From systemwide computer woes to shortened TSA wait times, it's been a busy week in travel. Here's a recap of this week's top travel stories.
Glitch Grounds Planes on April Fools' Day
In what was certainly an unfunny April Fools' prank for passengers, a major computer outage left planes grounded across the country for Southwest, American, Delta, and other carriers. The interruption was caused by a glitch in a program used to calculate weight and balance info required for departure. While the actual outage lasted only about 40 minutes, the effects rippled across the flight network, inconveniencing passengers nationwide.
These Are the Top Airlines in the World
TripAdvisor revealed the winners of its 2019 Traveler’s Choice Awards for airlines, where very few American carriers managed to snag top honors. In fact, of the world’s top 10 airlines, Southwest was the only U.S. carrier to make the list at number 6. Singapore Airlines grabbed the top spot, followed by Qatar Airways, EVA Air, Emirates, Japan Airlines, Azul, Air New Zealand, Jet2.com, and ANA.
Results were based on airline reviews and passenger ratings.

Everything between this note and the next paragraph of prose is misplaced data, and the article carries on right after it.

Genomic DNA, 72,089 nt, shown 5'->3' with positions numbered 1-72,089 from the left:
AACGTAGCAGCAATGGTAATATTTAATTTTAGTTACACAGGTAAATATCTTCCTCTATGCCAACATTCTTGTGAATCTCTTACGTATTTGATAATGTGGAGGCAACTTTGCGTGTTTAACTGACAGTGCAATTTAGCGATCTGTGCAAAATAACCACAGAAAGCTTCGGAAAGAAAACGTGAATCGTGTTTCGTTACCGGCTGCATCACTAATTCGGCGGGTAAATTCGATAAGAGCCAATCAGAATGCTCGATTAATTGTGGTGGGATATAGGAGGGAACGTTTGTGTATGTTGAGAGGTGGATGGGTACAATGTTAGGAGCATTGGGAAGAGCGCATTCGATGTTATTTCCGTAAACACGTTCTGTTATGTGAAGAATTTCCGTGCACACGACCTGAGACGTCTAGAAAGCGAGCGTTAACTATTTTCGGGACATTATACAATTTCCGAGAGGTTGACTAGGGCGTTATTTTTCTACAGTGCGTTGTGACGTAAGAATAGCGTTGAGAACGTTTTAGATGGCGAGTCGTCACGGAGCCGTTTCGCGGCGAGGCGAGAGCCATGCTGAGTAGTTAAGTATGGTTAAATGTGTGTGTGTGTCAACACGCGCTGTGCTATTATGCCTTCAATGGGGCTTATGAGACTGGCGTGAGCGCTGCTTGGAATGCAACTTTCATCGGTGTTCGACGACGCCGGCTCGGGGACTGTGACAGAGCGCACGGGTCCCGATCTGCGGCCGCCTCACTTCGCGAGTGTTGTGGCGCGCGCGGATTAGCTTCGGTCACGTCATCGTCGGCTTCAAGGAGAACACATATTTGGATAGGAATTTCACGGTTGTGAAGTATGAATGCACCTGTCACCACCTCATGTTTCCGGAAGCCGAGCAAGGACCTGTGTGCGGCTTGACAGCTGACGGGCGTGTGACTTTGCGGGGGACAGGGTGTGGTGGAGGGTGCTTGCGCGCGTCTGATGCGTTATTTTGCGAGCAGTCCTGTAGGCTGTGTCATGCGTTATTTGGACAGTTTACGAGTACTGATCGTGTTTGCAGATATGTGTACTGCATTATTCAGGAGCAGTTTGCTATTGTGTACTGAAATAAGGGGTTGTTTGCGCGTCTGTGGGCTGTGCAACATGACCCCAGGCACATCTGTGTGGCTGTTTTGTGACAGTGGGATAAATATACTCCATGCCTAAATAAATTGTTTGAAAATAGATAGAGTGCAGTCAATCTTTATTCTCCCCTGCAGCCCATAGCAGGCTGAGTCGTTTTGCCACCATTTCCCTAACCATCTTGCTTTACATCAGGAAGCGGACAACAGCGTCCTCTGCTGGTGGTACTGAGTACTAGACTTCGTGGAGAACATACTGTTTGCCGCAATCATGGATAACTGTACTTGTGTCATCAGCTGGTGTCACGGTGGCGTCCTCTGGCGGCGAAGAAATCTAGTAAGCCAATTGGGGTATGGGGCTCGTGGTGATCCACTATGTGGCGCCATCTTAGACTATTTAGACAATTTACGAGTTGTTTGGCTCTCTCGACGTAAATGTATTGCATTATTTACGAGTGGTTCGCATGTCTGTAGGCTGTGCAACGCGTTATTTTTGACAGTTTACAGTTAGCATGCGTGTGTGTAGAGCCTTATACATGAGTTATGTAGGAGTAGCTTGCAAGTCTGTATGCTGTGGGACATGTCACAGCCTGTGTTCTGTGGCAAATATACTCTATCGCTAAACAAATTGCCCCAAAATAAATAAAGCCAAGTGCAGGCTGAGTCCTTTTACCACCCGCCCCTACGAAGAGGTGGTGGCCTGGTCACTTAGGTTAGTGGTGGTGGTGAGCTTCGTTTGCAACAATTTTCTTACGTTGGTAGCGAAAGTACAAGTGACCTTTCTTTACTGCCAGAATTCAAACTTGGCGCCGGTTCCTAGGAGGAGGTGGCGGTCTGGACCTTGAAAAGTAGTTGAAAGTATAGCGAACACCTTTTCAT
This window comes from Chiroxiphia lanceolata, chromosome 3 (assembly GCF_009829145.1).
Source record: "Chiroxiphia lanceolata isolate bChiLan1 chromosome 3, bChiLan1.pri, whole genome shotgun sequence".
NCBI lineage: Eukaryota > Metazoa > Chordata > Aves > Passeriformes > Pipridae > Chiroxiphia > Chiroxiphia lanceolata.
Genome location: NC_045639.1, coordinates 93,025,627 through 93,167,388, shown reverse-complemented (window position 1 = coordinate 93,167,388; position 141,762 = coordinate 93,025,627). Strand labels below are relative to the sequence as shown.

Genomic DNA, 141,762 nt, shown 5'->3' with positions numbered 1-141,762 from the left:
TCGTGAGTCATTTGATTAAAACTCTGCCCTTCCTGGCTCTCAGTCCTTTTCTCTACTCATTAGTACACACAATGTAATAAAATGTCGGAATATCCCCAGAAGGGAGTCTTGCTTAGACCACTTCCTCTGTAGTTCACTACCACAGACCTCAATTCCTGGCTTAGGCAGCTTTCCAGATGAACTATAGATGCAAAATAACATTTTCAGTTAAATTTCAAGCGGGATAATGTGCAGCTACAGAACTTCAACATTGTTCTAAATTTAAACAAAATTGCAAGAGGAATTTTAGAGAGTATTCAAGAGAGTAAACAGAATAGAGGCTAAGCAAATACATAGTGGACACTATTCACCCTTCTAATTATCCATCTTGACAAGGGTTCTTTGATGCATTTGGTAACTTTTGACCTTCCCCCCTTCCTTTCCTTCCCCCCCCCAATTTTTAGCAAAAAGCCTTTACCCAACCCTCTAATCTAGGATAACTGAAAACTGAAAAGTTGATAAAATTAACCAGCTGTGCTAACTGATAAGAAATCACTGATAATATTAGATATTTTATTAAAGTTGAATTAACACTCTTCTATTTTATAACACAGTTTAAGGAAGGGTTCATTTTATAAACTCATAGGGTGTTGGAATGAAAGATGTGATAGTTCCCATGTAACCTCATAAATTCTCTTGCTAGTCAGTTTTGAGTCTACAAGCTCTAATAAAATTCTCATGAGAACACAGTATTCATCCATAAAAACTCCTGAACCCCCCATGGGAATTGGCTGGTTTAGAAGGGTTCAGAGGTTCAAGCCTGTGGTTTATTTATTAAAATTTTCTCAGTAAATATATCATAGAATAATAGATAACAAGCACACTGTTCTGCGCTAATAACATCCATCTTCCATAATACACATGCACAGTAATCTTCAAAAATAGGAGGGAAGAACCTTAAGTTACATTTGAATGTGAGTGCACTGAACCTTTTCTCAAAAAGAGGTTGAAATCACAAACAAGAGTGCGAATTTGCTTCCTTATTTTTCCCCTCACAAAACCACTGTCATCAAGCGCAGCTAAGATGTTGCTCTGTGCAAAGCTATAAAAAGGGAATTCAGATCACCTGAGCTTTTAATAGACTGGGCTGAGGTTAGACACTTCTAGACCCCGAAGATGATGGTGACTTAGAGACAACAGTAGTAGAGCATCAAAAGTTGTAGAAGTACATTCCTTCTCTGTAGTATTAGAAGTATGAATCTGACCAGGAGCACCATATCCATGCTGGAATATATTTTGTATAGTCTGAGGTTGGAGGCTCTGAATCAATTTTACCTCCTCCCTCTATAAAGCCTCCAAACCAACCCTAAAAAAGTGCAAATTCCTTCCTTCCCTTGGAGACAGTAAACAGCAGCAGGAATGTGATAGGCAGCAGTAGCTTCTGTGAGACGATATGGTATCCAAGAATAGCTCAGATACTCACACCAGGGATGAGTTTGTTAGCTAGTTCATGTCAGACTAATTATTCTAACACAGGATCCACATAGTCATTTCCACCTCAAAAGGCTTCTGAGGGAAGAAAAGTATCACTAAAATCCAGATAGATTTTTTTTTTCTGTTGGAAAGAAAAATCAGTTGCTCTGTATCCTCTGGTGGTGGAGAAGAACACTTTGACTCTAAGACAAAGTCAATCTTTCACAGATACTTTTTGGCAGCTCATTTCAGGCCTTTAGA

In the North American categories, Southwest was named both best airline and best low-cost airline. Delta Air Lines won for best major airline, with Alaska and Hawaiian both placing at the top for best midsize airline.
Did your favorite airlines make the list? Check out the full list of winners.
Ex-United Boss Plans to Launch New Airline
Are you sick of the ultra-low-cost carrier model yet? Well, brace yourself for another entrant to the market, this one from former United CFO, Andrew Levy. The airline will go by the name XTRA, at least for now, and, according to Levy, will stand out from the current crowd of low-cost carriers by offering better service. Flights will operate from second-tier airports, a similar strategy Levy employed as co-founder of Allegiant Air.
According to investor documents, XTRA plans to have five aircraft by year’s end, expanding to 45 planes by 2023.
No Need to Remove Liquids & Laptops
Remember those 3D scanners the TSA began testing last summer? Well, the TSA must have been pleased with the purchase because they’re now ordering 300 more to be installed at airports across the country.
The new scanners will allow passengers to keep items like computers and liquids stored inside carry-ons, meaning security lines should move a little quicker.
Look for these new scanners to arrive in airports just in time for the summer rush.
The Latest on Ethiopian Airlines Flight 302
According to a preliminary report prepared by the Ethiopian Transport Ministry, pilots correctly followed procedure in response to the "repetitive uncommanded aircraft nose-down conditions" of last month’s Ethiopian Airlines 737 Max 8 crash. A Boeing spokesman says the company will review the report when released, though the Ethiopian Accident Investigation Bureau tells CNN that the report was relayed to Boeing last Monday.